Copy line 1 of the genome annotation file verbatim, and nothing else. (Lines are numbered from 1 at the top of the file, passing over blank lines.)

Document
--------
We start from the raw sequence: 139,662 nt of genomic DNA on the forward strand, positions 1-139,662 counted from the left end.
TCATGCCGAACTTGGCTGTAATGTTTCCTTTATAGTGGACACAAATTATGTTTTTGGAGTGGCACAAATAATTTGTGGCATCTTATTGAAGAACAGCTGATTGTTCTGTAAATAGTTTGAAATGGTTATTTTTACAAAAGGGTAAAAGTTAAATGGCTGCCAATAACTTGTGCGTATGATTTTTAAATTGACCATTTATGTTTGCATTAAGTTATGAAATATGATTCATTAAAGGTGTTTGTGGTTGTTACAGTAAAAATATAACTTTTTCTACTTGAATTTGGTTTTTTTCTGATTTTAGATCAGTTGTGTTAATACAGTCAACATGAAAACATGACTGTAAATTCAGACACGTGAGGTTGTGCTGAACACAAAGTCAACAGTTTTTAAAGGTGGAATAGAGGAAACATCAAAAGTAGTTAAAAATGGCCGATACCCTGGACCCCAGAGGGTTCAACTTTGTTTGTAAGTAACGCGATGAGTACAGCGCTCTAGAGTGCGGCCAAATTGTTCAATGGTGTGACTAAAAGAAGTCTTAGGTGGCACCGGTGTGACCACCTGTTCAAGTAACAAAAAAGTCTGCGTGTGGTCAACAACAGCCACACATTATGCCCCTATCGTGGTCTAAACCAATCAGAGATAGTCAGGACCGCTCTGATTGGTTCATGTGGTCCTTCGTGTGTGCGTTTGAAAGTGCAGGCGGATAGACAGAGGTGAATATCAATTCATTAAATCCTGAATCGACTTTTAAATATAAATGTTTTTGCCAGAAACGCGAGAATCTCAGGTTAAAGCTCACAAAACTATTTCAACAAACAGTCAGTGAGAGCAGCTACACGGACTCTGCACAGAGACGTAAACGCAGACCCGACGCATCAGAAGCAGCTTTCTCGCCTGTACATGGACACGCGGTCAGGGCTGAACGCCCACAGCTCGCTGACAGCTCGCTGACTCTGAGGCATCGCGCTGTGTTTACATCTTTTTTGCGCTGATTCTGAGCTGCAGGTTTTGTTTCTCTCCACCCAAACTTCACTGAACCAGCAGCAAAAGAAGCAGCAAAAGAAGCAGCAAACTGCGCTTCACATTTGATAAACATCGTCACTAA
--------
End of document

We start from the raw sequence: 139,662 nt of genomic DNA on the forward strand, positions 1-139,662 counted from the left end.